So, if you are Preterist, does that mean that the example of McGurk above is analogous to the situation you believe the early Christians found themselves in?

  • Joey January 19, 2011, 3:12 pm

    If you all, like me, are full of curiousity and are dying to know, you can just wikipedia “the unexpected hanging paradox” like I did 😉

  • Glenn January 19, 2011, 4:31 pm

    WC:

    “does that mean that the example of McGurk above is analogous to the situation you believe the early Christians found themselves in?”

    No. In the case of Jesus, he simply said it would happen within a given timeframe, but that nobody currently knows exactly when. He did say, however, that they would be able to see it about to happen (e.g. “when you see Jerusalem surrounded by armies” etc).

  • Richard P January 19, 2011, 6:59 pm

    The Bible would be more interesting (and relevant) if it had riddles like this one instead of talking about ‘miracles’ and ‘ethics.’

  • bossmanham January 19, 2011, 8:12 pm

    It seems to me that he obviously will be hanged. The judge is just telling him he isn’t going to reveal the exact time. It’s true, if the man is still in his cell Friday morning, he knows that’s the day, but it doesn’t seem like the rest of the reasoning is sound based on that.

  • Eugene Curry January 21, 2011, 1:28 pm

    I’ve been thinking it over.

    Glenn, what prevents us from challenging the paradox itself?

    The riddle seems to presuppose that the judge can have infallible knowledge of McGurk’s own thoughts, that he knows that McGurk cannot know the time of his hanging. But what possible foundation do we have for assuming this about the judge? In real, everyday life (situation A) it would be an absurd assumption (trans-temporal telepathy?) and, if challenged, the judge would likely retreat from his grander claim that McGurk “will not know the day” of his death to the more modest claim that McGurk “will not be informed as to the day” of his death and that he therefore “probably will not know.” And in that case there’s no paradox at all: McGurk could be executed Monday through Friday–and if he’s still around Thursday afternoon he could reasonably deduce he must be executed on Friday. Even though he knows what day he’ll die, no one told him and his knowing was unlikely (20% chance if there was an equal chance of death each day of the week)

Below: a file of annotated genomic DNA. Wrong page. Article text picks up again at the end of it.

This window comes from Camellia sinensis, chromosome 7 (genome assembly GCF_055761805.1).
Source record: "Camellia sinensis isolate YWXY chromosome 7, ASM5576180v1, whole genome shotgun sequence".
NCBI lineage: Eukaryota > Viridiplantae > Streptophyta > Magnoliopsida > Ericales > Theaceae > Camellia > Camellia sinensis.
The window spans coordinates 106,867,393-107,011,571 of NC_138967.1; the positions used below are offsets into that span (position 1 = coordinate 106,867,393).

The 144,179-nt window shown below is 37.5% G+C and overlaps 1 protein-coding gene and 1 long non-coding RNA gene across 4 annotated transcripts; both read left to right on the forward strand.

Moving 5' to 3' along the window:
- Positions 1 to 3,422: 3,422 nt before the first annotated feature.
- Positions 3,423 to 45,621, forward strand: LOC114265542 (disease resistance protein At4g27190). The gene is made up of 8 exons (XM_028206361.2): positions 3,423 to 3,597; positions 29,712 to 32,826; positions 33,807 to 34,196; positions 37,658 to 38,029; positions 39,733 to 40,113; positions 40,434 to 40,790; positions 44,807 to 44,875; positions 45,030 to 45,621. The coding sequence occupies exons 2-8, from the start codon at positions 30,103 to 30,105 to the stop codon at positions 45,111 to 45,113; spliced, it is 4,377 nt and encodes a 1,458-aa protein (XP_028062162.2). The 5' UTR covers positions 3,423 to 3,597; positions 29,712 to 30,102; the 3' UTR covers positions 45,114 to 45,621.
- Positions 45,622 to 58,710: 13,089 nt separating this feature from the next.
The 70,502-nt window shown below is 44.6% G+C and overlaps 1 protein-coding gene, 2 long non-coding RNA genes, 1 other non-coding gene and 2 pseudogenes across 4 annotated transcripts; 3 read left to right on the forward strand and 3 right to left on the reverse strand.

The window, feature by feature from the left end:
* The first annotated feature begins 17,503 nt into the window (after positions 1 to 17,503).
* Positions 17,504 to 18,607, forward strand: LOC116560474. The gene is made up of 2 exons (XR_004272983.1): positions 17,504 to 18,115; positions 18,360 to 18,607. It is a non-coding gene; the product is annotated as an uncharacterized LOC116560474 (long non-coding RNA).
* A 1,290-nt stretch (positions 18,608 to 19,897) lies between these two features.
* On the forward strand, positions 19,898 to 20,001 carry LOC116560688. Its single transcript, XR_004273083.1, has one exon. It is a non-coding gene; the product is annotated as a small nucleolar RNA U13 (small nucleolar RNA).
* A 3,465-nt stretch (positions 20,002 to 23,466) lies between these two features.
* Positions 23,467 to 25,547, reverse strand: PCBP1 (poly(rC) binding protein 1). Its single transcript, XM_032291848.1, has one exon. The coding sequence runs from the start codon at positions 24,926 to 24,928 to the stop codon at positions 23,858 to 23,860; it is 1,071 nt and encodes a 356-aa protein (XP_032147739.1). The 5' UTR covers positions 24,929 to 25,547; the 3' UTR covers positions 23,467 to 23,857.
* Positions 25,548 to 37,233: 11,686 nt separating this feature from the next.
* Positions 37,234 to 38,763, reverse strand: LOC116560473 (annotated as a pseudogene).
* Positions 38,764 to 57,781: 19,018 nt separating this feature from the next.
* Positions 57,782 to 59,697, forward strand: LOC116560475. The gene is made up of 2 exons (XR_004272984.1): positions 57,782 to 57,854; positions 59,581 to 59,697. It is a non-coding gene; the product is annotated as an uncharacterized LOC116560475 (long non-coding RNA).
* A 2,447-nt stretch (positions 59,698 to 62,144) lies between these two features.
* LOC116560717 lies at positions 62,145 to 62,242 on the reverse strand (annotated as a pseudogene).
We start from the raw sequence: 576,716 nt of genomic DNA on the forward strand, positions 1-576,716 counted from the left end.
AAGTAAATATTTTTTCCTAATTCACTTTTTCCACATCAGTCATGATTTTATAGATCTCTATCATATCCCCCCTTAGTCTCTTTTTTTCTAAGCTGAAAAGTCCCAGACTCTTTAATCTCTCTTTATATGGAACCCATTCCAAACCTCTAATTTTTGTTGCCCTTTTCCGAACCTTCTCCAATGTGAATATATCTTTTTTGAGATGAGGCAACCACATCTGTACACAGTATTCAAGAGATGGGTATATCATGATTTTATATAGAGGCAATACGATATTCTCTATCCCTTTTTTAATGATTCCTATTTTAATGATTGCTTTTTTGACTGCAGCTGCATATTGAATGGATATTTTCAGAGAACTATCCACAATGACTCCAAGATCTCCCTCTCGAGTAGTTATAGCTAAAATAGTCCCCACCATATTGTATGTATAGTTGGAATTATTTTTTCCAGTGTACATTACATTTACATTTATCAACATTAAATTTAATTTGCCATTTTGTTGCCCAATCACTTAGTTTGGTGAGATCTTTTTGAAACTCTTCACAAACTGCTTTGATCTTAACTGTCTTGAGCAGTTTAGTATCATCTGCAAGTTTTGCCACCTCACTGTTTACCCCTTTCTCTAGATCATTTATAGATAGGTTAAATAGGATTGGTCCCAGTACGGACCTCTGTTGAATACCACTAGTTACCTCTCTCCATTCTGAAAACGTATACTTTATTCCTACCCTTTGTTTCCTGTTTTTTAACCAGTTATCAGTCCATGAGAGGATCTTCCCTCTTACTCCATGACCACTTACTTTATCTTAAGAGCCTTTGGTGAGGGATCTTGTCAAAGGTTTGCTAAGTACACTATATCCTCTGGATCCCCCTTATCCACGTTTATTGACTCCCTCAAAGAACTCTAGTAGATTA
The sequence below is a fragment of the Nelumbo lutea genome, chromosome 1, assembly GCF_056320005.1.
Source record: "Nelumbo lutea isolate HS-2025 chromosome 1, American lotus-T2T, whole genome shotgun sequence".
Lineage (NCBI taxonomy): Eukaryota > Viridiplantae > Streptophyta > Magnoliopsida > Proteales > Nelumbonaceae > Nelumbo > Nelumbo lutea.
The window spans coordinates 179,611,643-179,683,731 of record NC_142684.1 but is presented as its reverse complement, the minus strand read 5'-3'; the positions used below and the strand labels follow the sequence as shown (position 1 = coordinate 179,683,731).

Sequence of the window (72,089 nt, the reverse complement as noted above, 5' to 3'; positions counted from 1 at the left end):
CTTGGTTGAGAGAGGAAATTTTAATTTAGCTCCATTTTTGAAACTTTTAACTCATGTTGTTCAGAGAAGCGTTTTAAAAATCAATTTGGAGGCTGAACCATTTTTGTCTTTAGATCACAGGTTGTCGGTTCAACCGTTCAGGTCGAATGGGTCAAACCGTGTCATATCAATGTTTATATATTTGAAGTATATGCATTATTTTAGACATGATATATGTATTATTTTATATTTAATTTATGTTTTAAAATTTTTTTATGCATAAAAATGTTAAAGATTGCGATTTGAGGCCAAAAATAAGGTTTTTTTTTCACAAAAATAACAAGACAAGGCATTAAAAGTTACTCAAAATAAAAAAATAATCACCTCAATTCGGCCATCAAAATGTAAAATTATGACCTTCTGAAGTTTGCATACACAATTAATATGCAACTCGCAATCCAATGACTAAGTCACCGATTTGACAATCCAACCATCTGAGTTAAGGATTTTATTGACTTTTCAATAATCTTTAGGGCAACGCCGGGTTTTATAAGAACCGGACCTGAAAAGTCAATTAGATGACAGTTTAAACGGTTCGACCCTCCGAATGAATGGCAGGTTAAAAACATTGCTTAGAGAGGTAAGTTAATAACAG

But if we insist on keeping the assumption of the judge’s infallibility–the judge is actually God, or something–then the paradox allows of two possible resolutions. Either (situation B) both of the judge’s statements (1. McGurk will die this week; 2. McGurk won’t know which day) are logically compatible and, thus, given the judge’s infallibility McGurk will die this week or (situation C) both of the statements are logically incompatible and, thus, such a situation as the riddle describes could never be instantiated in any possible world–that is, it’s a nonsense story so no actual McGurk would ever hear both of the judges statements.

    Therefore in all imaginable senarios a real McGurk can have no rational confidence that he will be spared: either (A) he dies, (B) he dies, or (C) he never existed in the first place.

    What do you think?

  • Glenn January 21, 2011, 1:31 pm

    “But what possible foundation do we have for assuming this about the judge?”

    The fact that I told you it’s true, and that is that. 🙂

  • Eugene Curry January 21, 2011, 1:56 pm

    Okay, so if it’s true that only situations B and C are live options. Which means that either way the answer to your initial question is “no, Nick is not right, he is not safe.”

  • Eugene Curry January 21, 2011, 1:56 pm

    *it’s true then

  • CPE Gaebler January 21, 2011, 5:00 pm

    Hmmm, it seems there are two answers to this problem. The smart-alec solution is that since McGurk has convinced himself that he will not be hanged, any day out of next week will suffice, as it will come as a surprise.